The absence report of the Commission of Inquiry into the public service is all that is holding back the APNU+AFC administration from engaging public service unions in a collective wage bargaining manner.
This is according to President David Granger who was at the time responding to concerns raised about the absence of a salary increase for members of the disciplined services since they are not unionized and would not have to await a collective bargaining agreement.
President Granger explained that as soon as the report is submitted by the Chairman of that Commission Professor Harold Lutchman, steps will be made to engage the Unions.
“The defence force, police force and the other disciplined services are not necessarily part of the traditional public service but there is some equivalence,” Granger said. He assured that “once we get the report we will draw some equivalence to the police, defence forces with positions in the public service so they are related.”
Asked when that report would be submitted, President Granger indicated that he would like to see it in the first quarter of 2016. However that is unlikely since this quarter only has just over a month remaining.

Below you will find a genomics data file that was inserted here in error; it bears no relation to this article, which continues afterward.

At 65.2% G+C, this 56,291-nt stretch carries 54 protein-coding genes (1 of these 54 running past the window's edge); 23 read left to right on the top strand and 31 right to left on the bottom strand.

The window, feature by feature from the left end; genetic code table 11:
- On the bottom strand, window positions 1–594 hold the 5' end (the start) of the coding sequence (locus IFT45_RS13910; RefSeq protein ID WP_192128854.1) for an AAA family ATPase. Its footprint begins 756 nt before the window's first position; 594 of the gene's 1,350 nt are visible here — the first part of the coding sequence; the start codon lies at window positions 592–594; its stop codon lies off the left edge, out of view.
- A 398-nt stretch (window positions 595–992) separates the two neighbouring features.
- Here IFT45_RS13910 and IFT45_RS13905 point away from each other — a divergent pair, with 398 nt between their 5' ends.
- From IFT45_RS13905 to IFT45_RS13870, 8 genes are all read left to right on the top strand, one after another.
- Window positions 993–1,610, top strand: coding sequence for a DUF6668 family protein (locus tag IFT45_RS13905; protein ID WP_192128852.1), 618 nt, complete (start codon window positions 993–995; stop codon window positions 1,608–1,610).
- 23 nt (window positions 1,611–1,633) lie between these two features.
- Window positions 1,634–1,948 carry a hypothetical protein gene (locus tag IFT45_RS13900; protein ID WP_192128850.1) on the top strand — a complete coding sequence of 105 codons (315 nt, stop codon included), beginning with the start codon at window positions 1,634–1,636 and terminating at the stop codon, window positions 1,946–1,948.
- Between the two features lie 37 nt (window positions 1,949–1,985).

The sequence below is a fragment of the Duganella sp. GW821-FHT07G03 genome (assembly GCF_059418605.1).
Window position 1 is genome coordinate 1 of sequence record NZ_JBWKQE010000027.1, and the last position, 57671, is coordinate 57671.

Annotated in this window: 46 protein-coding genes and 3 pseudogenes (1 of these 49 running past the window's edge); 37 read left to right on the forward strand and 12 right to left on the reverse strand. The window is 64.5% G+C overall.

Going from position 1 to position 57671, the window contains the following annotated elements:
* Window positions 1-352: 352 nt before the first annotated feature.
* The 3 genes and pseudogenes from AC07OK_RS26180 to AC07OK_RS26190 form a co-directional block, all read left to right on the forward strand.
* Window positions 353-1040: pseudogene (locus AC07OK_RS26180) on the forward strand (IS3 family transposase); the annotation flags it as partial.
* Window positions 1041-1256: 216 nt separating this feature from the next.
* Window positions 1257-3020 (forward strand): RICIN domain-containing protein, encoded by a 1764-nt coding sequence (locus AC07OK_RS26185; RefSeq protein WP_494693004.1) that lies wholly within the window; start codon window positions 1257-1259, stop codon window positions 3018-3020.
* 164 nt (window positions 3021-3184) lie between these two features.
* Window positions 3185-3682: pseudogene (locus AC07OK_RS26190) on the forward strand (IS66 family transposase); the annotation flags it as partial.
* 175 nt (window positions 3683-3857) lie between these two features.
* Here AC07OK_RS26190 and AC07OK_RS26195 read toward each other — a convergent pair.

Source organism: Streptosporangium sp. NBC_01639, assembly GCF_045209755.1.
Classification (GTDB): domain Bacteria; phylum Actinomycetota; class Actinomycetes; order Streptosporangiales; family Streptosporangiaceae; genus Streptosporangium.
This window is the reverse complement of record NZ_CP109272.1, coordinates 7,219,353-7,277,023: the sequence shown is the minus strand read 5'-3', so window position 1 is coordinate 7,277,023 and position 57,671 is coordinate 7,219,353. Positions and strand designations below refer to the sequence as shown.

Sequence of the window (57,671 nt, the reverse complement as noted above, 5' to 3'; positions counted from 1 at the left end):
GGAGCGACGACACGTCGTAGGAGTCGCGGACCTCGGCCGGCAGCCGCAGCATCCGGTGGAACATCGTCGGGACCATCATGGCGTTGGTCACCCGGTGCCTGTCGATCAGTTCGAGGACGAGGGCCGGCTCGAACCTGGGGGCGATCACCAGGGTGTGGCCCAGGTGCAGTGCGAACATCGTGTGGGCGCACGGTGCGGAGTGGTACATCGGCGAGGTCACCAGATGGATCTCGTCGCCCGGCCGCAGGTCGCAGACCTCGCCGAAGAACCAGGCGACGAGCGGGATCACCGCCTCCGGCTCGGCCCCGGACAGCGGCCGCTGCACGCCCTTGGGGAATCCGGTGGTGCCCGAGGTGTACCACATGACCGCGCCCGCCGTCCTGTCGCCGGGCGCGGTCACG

“I would expect the report should be ready within the first half of this year…once its is handed in we will work expeditiously to call in the unions particularly the GPSU (Guyana Public Service Union) conclude negotiations and on the basis of that implement the changes that are necessary,” he stated.
The President who was at the time speaking on Public Interest indicated that the administration has made plans for increases in the salaries across the public sectors.
“We don’t want to have any disproportionate allocations to one as opposed to the other…once we get that report we will be able to begin negotiations with the public service,” he emphasized.
Finance Minister, Winston Jordan has said the coalition government could not keep its pre-election promise to pay a 20 percent salary increase to members of the Guyana Police Force because the administration had to find millions of dollars to bail out the sugar and rice industries.